None

```
[1]:
```

```
import numpy as np
import pandas as pd
import matplotlib.pylab as plt
from sklearn.datasets import load_boston
from sklearn.pipeline import Pipeline
from sklearn.preprocessing import StandardScaler
from sklearn.linear_model import LinearRegression
from sklearn.metrics import mean_squared_error
from sklego.preprocessing import InformationFilter
```

# Fairness¶

Scikit learn comes with the boston housing dataset. We can make a simple pipeline with it and make us a small model. We can even write the code to also make a plot that can convince us that we’re doing well.

```
[2]:
```

```
X, y = load_boston(return_X_y=True)
pipe = Pipeline([
("scale", StandardScaler()),
("model", LinearRegression())
])
plt.scatter(pipe.fit(X, y).predict(X), y)
plt.xlabel("predictions")
plt.ylabel("actual")
plt.title("plot that suggests it's not bad");
```

We could stop our research here if we think that our MSE is “good enough” but this would be dangerous. To find out why, we should look at the variables that are being used in our model.

```
[3]:
```

```
print(load_boston()['DESCR'][:1200])
```

```
.. _boston_dataset:
Boston house prices dataset
---------------------------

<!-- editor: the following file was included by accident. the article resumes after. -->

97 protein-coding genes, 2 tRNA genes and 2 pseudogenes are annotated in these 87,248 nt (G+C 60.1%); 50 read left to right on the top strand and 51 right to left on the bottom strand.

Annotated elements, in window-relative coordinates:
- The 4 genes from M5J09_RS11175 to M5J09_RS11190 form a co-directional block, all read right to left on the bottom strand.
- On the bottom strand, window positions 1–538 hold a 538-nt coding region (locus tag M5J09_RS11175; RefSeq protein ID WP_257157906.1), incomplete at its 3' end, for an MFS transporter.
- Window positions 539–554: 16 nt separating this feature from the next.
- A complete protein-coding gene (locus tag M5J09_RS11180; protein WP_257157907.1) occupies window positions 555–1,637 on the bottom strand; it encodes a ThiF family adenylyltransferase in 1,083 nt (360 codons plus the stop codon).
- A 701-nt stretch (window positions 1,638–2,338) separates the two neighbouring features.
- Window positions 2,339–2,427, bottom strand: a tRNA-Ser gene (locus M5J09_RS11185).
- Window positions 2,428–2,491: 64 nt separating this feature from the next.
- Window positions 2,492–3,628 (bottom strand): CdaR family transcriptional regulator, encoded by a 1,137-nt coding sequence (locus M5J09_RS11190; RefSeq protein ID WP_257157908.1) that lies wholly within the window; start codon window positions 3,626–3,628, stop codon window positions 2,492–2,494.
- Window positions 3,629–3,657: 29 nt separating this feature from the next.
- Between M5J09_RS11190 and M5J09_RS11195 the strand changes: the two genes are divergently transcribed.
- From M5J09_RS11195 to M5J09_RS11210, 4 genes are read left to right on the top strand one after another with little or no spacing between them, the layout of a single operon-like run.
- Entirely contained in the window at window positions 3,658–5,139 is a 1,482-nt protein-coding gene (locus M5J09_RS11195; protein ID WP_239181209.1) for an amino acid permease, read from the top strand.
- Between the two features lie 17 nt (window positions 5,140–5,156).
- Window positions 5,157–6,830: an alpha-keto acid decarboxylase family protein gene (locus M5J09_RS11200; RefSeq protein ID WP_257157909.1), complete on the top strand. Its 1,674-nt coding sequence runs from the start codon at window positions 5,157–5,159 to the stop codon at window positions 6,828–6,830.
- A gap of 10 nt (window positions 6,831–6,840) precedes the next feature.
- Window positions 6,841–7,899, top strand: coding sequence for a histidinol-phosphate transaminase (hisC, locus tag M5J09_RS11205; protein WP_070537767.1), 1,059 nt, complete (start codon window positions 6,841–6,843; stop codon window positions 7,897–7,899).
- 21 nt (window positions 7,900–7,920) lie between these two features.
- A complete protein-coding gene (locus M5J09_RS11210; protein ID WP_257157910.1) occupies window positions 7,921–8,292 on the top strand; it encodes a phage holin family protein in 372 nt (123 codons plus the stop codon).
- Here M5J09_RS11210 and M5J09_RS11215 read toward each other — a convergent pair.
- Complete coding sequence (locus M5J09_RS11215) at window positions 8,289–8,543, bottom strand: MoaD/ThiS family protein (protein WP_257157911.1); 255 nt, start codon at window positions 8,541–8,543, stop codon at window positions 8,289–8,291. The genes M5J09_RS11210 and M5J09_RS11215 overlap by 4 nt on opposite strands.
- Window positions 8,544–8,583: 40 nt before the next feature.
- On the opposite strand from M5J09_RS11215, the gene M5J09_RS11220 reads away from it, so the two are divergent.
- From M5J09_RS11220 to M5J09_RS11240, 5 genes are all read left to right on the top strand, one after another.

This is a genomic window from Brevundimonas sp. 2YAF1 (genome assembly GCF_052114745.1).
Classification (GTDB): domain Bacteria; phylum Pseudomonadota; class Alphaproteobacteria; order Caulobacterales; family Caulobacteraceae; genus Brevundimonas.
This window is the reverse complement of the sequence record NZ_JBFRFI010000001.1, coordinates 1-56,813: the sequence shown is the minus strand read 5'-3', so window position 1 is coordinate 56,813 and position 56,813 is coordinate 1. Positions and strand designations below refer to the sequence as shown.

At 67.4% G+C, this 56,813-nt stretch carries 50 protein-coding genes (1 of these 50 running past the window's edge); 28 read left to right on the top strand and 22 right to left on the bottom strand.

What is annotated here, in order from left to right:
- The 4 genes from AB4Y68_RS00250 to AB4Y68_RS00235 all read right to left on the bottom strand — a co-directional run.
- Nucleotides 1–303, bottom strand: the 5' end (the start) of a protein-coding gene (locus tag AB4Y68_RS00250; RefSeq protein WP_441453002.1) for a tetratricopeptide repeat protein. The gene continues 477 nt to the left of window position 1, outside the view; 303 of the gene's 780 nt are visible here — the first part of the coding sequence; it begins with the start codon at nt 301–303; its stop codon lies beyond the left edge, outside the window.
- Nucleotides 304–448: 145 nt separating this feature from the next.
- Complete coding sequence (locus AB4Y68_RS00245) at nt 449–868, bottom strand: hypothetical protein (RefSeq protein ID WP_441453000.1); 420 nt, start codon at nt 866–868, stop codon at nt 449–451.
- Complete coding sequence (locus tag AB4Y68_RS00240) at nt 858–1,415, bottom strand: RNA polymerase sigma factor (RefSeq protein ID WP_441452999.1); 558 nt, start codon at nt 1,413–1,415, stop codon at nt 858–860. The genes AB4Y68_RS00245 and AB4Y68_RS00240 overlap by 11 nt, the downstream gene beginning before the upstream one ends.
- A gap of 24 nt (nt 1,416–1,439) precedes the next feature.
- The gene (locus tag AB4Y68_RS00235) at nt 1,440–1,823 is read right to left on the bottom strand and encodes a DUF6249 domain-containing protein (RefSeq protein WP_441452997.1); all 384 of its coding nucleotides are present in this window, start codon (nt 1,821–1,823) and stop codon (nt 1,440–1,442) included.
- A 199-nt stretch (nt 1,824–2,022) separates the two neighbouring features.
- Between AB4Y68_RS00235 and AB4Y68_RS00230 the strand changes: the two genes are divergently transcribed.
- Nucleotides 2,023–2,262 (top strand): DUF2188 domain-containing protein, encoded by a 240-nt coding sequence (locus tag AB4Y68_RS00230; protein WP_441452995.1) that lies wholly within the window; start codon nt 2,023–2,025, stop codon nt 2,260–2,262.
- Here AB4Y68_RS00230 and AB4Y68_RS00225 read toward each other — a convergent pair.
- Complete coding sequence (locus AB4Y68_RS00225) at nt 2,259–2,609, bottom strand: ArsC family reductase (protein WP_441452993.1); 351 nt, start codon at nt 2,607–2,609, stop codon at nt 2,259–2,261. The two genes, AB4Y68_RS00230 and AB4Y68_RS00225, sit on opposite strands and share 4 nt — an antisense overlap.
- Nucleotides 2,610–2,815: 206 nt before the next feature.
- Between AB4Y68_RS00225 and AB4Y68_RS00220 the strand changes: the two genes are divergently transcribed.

**Data Set Characteristics:**
:Number of Instances: 506
:Number of Attributes: 13 numeric/categorical predictive. Median Value (attribute 14) is usually the target.
:Attribute Information (in order):
- CRIM per capita crime rate by town
- ZN proportion of residential land zoned for lots over 25,000 sq.ft.
- INDUS proportion of non-retail business acres per town
- CHAS Charles River dummy variable (= 1 if tract bounds river; 0 otherwise)
- NOX nitric oxides concentration (parts per 10 million)
- RM average number of rooms per dwelling
- AGE proportion of owner-occupied units built prior to 1940
- DIS weighted distances to five Boston employment centres
- RAD index of accessibility to radial highways
- TAX full-value property-tax rate per $10,000
- PTRATIO pupil-teacher ratio by town
- B 1000(Bk - 0.63)^2 where Bk is the proportion of blacks by town
- LSTAT % lower status of the population
- MEDV Median value of owner
```

This dataset contains features like “lower status of population” and “the proportion of blacks by town”. This is bad. There’s a real possibility that our model will overfit on MSE and underfit on fairness when we want to apply it. Scikit-Lego has some support to deal with fairness issues like this one.

Dealing with issues such as fairness in machine learning can in general be done in three ways:

- Data preprocessing
- Model constraints
- Prediction postprocessing.

But before we can dive into methods for getting more fair predictions, we first need to define how to measure fairness

## Measuring fairness for Regression¶

Measuring fairness can be done in many ways but we’ll consider one definition: the output of the model is fair with regards to groups \(A\) and \(B\) if prediction has a distribution independent if group \(A\) or \(B\). In laymans terms: if group \(A\) and \(B\) don’t get the same predictions: no bueno.